Masters of vessels and waterways users in the Republic are also reminded that in accordance with Level 3 restrictions, non-essential travel outside your home county is not allowed at present.

Published in Inland Waterways

Waterways Ireland advises masters and owners of vessels that low water levels exist on the upstream approaches to Meelick and Victoria Lock on the Shannon Navigation.

Water levels are currently up to 39cm below summer levels in these areas due to a draw-down from the open sluices at Meelick Weir, similar to the advisory from July of this year.

Masters of vessels, particularly those with deep drafts, are advised to navigate with additional caution and to remain within the navigation at all times.

Published in Inland Waterways

Waterways Ireland advises all masters of vessels and water users on Lough Derg to proceed with caution moving in or out of Mountshannon as the green navigation marker for the western side of Cribby Island is currently off station.

Lough Derg has seen a rise in rescue callouts to cruisers in distress over recent weeks amid a boom in the Shannon cruiser hire industry driven by late summer ‘staycations’ on the waterways, as previously reported on Afloat.ie.

Published in Cruising

Instream works to install floating jetties downstream of Roosky Bridge on the Shannon Navigation have begun this week and will continue until Wednesday 30 September.

Waterways Ireland advises that delays to bridge lifts and lock operations on the inland waterway are to be expected during the six weeks of works.

Published in Inland Waterways
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Ireland's Commercial Fishing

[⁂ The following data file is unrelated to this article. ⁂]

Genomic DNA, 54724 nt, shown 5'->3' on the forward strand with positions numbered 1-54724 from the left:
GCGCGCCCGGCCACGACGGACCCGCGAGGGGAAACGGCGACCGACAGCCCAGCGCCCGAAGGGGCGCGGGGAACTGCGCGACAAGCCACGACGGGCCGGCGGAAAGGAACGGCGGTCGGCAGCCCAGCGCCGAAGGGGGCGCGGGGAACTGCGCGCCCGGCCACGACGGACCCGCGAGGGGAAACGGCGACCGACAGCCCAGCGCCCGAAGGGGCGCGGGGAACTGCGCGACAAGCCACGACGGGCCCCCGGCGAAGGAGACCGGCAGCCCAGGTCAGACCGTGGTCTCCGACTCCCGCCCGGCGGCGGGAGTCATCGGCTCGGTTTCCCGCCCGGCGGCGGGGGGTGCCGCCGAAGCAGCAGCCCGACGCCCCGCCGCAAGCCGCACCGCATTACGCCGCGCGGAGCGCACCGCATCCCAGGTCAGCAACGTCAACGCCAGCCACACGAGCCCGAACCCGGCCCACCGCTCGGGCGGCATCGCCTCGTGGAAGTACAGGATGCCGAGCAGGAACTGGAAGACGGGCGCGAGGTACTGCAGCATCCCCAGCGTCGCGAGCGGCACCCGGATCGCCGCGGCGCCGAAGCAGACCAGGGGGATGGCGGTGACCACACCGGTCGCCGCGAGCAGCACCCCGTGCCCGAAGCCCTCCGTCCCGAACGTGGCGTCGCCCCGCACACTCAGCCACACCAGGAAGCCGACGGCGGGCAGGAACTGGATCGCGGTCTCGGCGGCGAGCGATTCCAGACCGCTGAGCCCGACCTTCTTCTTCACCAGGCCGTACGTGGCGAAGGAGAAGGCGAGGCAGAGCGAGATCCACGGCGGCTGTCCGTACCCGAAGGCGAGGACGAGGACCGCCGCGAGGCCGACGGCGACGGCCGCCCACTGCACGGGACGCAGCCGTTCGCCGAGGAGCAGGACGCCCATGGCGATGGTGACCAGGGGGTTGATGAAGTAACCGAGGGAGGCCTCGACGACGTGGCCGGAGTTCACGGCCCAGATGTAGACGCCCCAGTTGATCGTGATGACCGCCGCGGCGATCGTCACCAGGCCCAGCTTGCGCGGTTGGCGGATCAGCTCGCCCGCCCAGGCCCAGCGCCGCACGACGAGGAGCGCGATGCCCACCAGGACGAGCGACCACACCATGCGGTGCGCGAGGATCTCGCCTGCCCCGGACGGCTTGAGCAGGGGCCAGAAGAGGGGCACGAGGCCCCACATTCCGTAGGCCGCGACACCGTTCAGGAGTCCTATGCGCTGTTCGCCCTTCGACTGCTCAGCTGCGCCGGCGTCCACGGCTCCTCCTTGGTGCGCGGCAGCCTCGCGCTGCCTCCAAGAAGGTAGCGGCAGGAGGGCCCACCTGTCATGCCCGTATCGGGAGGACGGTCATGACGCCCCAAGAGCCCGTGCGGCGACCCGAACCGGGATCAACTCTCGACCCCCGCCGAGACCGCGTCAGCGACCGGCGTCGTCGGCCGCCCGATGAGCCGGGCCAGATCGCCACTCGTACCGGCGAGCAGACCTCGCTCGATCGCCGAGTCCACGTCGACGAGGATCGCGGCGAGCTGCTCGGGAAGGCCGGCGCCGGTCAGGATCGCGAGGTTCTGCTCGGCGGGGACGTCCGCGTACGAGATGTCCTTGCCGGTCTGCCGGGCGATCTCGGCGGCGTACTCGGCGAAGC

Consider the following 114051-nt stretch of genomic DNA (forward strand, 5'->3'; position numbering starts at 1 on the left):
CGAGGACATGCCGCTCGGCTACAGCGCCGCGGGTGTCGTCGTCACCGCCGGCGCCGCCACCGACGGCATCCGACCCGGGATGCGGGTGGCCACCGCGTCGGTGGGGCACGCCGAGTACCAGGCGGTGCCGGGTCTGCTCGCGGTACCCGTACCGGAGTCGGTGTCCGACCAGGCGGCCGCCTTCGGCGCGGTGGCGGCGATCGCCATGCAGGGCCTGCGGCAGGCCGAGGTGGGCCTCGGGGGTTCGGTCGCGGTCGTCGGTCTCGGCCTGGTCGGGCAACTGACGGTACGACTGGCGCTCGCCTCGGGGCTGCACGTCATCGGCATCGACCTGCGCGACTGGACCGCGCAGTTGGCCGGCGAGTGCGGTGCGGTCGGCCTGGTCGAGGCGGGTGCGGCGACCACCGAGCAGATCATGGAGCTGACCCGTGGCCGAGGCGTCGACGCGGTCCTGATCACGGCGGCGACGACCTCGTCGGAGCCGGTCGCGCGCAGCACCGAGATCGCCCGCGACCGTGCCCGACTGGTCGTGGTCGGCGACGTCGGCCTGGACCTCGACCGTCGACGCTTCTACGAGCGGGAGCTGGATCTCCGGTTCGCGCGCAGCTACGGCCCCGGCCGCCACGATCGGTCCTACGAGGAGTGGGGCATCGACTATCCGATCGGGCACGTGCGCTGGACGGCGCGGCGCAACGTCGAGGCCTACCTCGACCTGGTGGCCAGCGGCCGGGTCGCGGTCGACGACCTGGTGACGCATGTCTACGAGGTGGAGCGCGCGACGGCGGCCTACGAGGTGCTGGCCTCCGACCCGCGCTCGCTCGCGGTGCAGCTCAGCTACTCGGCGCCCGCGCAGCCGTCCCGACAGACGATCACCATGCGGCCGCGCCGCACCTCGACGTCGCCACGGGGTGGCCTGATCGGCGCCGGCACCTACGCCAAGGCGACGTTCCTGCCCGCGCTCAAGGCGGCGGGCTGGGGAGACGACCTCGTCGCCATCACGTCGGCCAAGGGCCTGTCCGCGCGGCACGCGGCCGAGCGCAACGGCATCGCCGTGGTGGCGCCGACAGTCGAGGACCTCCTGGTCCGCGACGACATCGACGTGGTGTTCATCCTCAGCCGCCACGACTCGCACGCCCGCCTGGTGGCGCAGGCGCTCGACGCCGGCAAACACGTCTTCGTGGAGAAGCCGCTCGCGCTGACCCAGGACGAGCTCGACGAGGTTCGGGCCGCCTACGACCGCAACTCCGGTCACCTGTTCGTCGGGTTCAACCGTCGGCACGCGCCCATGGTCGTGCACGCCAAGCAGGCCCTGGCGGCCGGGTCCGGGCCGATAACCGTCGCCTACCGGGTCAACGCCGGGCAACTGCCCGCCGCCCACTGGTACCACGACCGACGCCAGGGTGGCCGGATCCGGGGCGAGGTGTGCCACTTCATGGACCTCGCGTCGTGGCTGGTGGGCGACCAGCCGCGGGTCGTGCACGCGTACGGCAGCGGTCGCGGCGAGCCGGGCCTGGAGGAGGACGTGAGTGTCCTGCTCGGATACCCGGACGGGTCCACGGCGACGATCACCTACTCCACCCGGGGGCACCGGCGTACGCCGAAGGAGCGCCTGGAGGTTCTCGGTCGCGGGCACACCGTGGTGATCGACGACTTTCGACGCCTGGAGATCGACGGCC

The Irish Commercial Fishing Industry employs around 11,000 people in fishing, processing and ancillary services such as sales and marketing. The industry is worth about €1.22 billion annually to the Irish economy. Irish fisheries products are exported all over the world as far as Africa, Japan and China.

FAQs

Over 16,000 people are employed directly or indirectly around the coast, working on over 2,000 registered fishing vessels, in over 160 seafood processing businesses and in 278 aquaculture production units, according to the State's sea fisheries development body Bord Iascaigh Mhara (BIM).

All activities that are concerned with growing, catching, processing or transporting fish are part of the commercial fishing industry, the development of which is overseen by BIM. Recreational fishing, as in angling at sea or inland, is the responsibility of Inland Fisheries Ireland.

The Irish fishing industry is valued at 1.22 billion euro in gross domestic product (GDP), according to 2019 figures issued by BIM. Only 179 of Ireland's 2,000 vessels are over 18 metres in length. Where does Irish commercially caught fish come from? Irish fish and shellfish is caught or cultivated within the 200-mile exclusive economic zone (EEZ), but Irish fishing grounds are part of the common EU "blue" pond. Commercial fishing is regulated under the terms of the EU Common Fisheries Policy (CFP), initiated in 1983 and with ten-yearly reviews.